However, while initiatives like the Silver Support Scheme and the Pioneer Generation Package (PGP) recognise the contributions of the early generation of Singaporeans to our country's success, these also alleviate the pressure on the middle-aged "sandwich generation" that has to raise kids and care for elderly parents.
The authors proposed two changes to the electoral system to address the impact of our ageing population on politics.
The first, Demeny voting, named after the demographer Paul Demeny, suggests giving parents a personal vote and a second vote to be exercised on their children's behalf. It assumes that parents will use this proxy vote in the interest of their children.
But its efficacy hinges on a wobbly assumption that parents are capable of acting dispassionately, with prudence and foresight, for posterity's sake.
It also assumes that parents can sufficiently differentiate between what they perceive as beneficial for their children at the public policy level, and the more immediate threats to their own well-being; that in principle, they will vote one way for themselves and another for their kids - the point of the scheme in the first place.
In reality, humans, when left to their own devices, perform poorly at this.
Time after time, people have been documented to be more sensitive towards immediate losses than uncertain future gains. This unique phenomenon, termed "Prospect Theory" by behavioural economists Daniel Kahneman and Amos Tversky, may deter older voters from acting in the interests of younger voters given their natural inclination towards minimising immediate risk over maximising long-term benefits.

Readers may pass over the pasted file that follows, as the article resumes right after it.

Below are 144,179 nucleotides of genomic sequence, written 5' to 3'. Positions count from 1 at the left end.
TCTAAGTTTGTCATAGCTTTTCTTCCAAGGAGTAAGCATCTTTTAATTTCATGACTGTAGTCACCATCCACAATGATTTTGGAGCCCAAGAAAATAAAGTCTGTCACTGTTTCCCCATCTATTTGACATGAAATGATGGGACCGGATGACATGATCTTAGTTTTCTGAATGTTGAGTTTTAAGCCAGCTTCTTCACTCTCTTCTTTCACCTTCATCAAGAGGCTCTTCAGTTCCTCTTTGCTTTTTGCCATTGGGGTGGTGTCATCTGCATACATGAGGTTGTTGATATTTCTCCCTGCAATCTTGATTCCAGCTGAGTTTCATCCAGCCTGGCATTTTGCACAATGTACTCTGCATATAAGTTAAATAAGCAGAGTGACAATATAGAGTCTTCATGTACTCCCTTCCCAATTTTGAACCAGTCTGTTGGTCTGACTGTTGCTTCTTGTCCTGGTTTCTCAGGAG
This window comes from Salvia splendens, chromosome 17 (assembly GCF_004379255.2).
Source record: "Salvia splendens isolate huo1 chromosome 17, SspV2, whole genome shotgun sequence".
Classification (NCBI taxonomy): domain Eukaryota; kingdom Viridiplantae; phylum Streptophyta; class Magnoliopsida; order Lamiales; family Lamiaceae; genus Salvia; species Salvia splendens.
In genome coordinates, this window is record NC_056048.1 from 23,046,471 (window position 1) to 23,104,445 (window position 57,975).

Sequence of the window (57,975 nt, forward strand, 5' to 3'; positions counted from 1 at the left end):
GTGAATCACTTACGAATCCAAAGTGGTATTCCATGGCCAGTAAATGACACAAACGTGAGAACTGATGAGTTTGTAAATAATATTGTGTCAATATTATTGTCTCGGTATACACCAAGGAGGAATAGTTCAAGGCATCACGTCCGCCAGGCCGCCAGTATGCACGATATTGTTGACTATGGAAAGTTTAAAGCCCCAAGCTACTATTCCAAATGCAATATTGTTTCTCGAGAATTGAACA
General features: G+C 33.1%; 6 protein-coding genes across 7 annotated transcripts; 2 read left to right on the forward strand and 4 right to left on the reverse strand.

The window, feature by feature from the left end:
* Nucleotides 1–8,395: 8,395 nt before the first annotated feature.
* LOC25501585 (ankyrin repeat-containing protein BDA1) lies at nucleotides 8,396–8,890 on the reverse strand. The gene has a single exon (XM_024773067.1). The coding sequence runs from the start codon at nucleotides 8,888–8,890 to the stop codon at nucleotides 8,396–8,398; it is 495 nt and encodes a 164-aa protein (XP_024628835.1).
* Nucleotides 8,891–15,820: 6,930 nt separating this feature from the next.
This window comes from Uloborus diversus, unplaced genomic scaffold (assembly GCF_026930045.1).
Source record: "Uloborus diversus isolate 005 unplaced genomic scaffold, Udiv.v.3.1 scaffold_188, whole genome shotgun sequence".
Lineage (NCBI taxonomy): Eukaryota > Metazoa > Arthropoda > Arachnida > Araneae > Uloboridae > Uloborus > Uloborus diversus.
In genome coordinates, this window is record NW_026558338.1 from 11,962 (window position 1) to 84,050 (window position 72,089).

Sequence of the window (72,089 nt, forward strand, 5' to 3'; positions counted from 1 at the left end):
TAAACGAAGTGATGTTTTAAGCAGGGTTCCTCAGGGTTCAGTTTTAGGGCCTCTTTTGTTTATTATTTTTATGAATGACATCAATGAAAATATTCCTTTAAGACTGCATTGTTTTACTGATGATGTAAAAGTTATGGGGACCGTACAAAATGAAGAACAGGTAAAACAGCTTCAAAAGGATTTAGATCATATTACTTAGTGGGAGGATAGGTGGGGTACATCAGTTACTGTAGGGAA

If true, then under Demeny voting, parents are more likely to support a candidate who promises to preserve the current status quo over one who promises short-term sacrifice for greater rewards in the long run.
This would be the opposite effect to what Sng and Tan say they wish to achieve and doubles the political heft of the middle-aged and seniors.
The authors' second recommendation of lowering the voting age to include more youth in political representation has had more traction in ageing countries.
Japan for example, lowered its minimum voting age from 20 to 18 in time for last month's Upper House elections. Yet, as the Japanese did that, critics highlighted that it is the quality of votes that matters more than mere quantity. Now, Japanese youth must take the responsibility to become well-informed about political matters.
Perhaps some old wisdom can help us keep divisive demographic-based politics at bay.
In 1774, Sir Edmund Burke, a British MP, cautioned politicians to not simply pander to the will of the electorate and the tyranny of the majority, but instead exercise their "unbiased" and "mature judgment" so as not to sacrifice voters to what sometimes can be their own poor decisions.
Likewise, what should matter is that we redouble our effort to cultivate an informed electorate that is critical for the election of virtuous representatives capable of exercising reasoned judgment to the benefit all Singaporeans, young and old.
Gillian Koh is deputy director (research) and Ng Zhong Wei is an intern at the Institute of Policy Studies, National University of Singapore.